Many copyright infringements occur because people are unaware of the laws and the consequences of breaking them. There are also some that willfully transgress in the hopes of going undetected. ISPs are held accountable for such violations of their subscribers' rights. “The proponents of such liability argue that the danger of copyright infringement is an unavoidable side effect of using the Internet. As a result of the principles of enterprise liability, Internet Service Provider, ISPs should internalize losses resulting from that risk as a cost of doing business. The proposal to put up the liability of the copyright infringement on the Intermediaries put forth two opposite arguments. Those who were against stated that ISPs should be held liable because the actively participate and are responsible for scrutinizing the content before publishing it and because they have deeper pockets will compel ISPs to prevent copyright infringement, increase compensation for infringements that do occur, and disperse costs across the Internet community.” At the same time, an understanding of the scope of the culpability is required. The other side of the argument stated that Intermediaries are just messengers and mediators, they are just delivering the content without scrutinizing the content. It would be unfair to place the entire weight on ISPs, and they should be given the opportunity to explain their case and bargain. in addition to this the vastness of the internet and millions of content upload every day, every minute, it is not possible to scrutinize each and every content. However, appropriate efforts must be taken to curtail such copyright infringements, and shifting blame to ISPs is simply one aspect of this ‘determination of culpability' process.


INDIAN LAW ON DETERMINATION OF LIABILITY OF THE ISP’S


Access providers play a critical part in the Internet's operation by offering a variety of services ranging from a dial-up account for residential users to a permanent leased-line connection for commercial use. Nowadays, a typical access provider is a for-profit company that makes money by selling Internet connection to both residential and commercial customers. ISPs (internet service providers) are a type of commercial access provider. There is a perpetrator and a victim in every wrongdoing. The same is true in the case of an online wrongdoing. Transmission of an online communication, on the other hand, can only be accomplished with the help of third parties, especially service providers. As a result, committing a crime over the Internet is impossible without the intentional or unintentional involvement of service providers who support communication. This sparked a heated debate over ISP accountability for copyright infringement by third parties, as well as the scope of such obligation. Why do people sue the ISP for the infringement that has been caused by a third party? To begin with, it's difficult to sue someone if you can't locate them. Internet is so vast and people have their anonymous identities, it is very difficult to pin down someone for the acts when you cannot trace them. Clients who publish infringing materials may be mobile or otherwise difficult to track down, but many ISPs are corporate companies with established locations. As a result, the ISP is frequently lot easier to track down than the person who purportedly posted the allegedly infringing item. Second, the infringers are likely to lack the financial means to pay a large liability judgment. As a result, copyright holders frequently attack ISPs because they nearly invariably have more money than the individual client who is accused of copyright infringement. Section 79 of the IT Act of 2000 addresses the liability of ISP. The liability of network service providers is addressed in Chapter XII of the Act. These clauses, on the other hand, are only statutory safeguards that shield service providers from accountability. The IT Act of 2000 refers to an ISP as a "network service provider," and defines it as an intermediary in Explanation (a) of Section 79. It also defines the term "intermediary" which is defined as "any person who receives, transmits, or saves any message or offers any service with respect to any message on behalf of any other person." under Section 2 of the Act (w). In some circumstances, the Act increased the responsibilities of service providers by requiring them to prove their innocence in order to avoid accountability. This rule further states that no ISP can be held accountable if he can demonstrate that he was unaware of the infringement committed by a third party and that he employed all reasonable efforts to prevent the infringement.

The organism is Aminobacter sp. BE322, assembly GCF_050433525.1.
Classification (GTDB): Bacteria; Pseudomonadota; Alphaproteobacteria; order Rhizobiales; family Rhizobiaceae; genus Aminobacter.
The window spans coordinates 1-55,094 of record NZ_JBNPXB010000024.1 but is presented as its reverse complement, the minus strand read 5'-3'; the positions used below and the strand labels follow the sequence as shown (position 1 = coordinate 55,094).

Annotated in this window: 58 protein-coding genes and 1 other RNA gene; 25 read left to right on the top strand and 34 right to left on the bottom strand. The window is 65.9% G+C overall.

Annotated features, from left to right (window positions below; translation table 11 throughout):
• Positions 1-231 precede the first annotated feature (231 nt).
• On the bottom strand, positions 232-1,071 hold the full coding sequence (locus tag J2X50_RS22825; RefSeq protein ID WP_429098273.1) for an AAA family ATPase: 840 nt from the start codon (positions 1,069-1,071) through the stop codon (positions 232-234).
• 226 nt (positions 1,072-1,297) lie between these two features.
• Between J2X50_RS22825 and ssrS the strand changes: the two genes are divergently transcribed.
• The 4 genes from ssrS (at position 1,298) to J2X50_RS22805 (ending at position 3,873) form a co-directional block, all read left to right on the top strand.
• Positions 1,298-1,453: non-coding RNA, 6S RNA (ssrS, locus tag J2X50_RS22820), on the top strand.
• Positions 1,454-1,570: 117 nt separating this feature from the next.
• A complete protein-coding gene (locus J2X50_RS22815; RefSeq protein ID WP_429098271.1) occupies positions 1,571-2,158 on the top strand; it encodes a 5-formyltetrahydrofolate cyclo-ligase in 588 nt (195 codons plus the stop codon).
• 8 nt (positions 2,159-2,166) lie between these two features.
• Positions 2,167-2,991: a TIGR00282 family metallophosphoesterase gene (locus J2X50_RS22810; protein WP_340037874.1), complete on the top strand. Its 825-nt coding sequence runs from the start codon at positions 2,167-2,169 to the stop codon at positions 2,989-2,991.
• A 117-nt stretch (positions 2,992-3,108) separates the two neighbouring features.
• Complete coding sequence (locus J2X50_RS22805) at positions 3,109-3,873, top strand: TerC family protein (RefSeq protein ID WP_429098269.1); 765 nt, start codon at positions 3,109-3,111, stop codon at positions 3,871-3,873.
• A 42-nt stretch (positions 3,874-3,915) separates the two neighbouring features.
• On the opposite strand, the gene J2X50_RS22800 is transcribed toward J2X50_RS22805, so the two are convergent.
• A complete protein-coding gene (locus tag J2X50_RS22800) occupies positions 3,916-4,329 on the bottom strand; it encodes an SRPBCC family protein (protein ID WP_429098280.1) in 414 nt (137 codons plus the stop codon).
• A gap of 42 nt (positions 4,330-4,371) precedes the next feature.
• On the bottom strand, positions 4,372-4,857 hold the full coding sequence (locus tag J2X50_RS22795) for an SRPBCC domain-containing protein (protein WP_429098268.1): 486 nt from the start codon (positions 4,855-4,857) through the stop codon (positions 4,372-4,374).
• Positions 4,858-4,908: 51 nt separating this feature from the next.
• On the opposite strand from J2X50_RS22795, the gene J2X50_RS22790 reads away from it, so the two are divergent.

As a result, if the copyright violation is proven under this section, the ISP can avoid liability by proving that:

(a) The ISP was completely unaware of the infringement- In this context, it is important to acknowledge one of the necessary prerequisites for proving ISP responsibility is that the ISP has knowledge. If an ISP can show that he is not responsible, he can avoid being held liable. Actual knowledge or constructive knowledge both are acceptable.